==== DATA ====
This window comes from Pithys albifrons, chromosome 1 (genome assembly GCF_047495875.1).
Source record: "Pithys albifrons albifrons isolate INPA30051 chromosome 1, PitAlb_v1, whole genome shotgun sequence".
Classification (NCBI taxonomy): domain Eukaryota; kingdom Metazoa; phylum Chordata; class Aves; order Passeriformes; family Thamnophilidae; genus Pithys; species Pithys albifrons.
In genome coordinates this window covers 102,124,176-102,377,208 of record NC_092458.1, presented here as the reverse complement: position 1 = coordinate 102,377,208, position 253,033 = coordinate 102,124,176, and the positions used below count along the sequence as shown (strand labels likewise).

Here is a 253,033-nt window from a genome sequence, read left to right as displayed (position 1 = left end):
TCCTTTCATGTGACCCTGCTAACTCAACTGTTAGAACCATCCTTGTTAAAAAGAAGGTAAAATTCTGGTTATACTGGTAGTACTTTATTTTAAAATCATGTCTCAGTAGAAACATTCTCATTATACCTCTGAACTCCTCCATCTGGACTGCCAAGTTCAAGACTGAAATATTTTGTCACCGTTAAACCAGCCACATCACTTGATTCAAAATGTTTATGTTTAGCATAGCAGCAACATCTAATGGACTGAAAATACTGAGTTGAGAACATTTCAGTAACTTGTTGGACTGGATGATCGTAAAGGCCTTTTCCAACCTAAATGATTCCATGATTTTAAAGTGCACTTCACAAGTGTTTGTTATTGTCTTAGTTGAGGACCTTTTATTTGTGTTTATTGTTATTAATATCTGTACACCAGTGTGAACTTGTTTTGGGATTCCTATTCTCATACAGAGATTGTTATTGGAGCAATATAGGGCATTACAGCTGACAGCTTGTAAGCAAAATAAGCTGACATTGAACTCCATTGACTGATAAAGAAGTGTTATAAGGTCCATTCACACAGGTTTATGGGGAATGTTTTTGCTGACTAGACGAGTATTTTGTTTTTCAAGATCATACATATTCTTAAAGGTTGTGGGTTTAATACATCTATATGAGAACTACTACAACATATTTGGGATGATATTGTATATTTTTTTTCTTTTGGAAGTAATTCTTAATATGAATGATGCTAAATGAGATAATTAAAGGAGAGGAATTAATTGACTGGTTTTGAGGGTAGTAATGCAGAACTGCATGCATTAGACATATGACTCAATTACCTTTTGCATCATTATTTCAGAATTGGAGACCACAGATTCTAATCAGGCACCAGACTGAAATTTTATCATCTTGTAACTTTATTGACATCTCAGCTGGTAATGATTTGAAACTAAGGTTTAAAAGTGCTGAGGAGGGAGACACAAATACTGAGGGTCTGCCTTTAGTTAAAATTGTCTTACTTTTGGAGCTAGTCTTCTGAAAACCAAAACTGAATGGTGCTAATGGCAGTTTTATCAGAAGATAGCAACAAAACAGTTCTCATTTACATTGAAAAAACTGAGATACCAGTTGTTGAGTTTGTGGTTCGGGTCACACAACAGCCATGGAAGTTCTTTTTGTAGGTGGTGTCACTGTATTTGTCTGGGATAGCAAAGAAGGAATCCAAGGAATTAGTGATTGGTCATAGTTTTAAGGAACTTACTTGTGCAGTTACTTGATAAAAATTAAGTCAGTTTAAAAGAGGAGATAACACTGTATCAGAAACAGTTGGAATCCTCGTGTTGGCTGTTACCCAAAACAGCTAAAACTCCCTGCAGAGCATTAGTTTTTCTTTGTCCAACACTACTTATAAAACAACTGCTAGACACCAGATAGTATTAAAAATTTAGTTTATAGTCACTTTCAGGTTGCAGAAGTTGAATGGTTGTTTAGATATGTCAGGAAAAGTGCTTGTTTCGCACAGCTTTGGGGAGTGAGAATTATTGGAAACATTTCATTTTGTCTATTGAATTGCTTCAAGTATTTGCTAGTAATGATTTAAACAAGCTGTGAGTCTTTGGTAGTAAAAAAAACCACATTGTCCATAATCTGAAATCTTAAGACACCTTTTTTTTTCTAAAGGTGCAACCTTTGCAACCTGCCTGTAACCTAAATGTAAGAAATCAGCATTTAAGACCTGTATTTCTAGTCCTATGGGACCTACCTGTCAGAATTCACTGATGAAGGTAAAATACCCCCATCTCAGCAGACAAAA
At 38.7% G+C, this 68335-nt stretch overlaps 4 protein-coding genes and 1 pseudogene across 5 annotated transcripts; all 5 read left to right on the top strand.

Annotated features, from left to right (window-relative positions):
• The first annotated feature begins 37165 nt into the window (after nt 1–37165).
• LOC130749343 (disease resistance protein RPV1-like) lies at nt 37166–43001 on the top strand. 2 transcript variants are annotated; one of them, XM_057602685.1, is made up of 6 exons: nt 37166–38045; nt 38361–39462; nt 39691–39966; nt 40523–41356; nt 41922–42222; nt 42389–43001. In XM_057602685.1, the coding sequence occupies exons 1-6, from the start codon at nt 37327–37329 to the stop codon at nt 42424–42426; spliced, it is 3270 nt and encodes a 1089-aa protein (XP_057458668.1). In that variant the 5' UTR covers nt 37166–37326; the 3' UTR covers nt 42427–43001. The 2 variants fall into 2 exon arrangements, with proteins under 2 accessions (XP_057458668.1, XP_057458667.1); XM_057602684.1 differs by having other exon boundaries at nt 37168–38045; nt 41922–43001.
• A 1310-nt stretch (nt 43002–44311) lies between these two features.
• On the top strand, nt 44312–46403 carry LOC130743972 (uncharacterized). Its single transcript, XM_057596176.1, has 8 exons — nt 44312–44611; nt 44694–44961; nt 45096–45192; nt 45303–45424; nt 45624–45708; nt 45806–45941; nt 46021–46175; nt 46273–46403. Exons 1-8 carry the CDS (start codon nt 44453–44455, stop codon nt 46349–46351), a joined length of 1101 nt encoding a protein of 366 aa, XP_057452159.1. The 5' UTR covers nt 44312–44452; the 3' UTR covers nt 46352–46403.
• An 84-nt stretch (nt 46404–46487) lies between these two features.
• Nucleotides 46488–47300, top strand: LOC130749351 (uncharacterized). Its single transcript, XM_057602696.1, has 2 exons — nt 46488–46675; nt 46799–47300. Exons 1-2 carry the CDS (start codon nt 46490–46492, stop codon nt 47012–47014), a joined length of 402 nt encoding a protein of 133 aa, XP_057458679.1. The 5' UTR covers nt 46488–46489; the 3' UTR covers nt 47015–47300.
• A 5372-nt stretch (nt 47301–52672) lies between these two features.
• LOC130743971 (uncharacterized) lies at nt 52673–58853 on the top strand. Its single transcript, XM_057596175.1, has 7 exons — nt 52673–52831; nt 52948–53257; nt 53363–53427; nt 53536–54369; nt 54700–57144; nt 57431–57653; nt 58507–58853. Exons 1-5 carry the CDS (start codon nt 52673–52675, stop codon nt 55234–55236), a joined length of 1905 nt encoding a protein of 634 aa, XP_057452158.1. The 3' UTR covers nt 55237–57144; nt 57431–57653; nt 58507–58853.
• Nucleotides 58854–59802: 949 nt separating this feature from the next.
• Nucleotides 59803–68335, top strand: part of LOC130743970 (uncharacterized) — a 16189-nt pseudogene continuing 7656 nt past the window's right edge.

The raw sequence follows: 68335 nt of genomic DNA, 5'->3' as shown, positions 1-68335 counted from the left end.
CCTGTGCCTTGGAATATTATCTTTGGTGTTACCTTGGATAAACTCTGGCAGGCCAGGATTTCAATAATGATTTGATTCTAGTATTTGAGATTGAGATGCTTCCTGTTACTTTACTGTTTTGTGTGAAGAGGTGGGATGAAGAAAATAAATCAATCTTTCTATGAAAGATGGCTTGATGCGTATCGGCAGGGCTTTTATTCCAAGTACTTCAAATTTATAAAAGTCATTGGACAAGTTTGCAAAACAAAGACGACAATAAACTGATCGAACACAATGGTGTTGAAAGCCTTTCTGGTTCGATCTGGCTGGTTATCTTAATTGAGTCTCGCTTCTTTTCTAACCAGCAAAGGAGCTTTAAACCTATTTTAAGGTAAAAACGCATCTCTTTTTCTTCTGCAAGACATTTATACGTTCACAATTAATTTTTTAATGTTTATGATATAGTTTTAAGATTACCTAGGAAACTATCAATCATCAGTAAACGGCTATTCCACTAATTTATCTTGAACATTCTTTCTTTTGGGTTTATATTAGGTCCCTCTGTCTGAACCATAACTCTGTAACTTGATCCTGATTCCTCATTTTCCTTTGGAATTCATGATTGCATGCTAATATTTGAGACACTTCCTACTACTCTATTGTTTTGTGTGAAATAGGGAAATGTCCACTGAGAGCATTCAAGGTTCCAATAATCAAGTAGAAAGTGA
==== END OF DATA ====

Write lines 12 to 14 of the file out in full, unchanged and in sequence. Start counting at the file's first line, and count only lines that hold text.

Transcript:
• On the top strand, nt 44312–46403 carry LOC130743972 (uncharacterized). Its single transcript, XM_057596176.1, has 8 exons — nt 44312–44611; nt 44694–44961; nt 45096–45192; nt 45303–45424; nt 45624–45708; nt 45806–45941; nt 46021–46175; nt 46273–46403. Exons 1-8 carry the CDS (start codon nt 44453–44455, stop codon nt 46349–46351), a joined length of 1101 nt encoding a protein of 366 aa, XP_057452159.1. The 5' UTR covers nt 44312–44452; the 3' UTR covers nt 46352–46403.
• An 84-nt stretch (nt 46404–46487) lies between these two features.
• Nucleotides 46488–47300, top strand: LOC130749351 (uncharacterized). Its single transcript, XM_057602696.1, has 2 exons — nt 46488–46675; nt 46799–47300. Exons 1-2 carry the CDS (start codon nt 46490–46492, stop codon nt 47012–47014), a joined length of 402 nt encoding a protein of 133 aa, XP_057458679.1. The 5' UTR covers nt 46488–46489; the 3' UTR covers nt 47015–47300.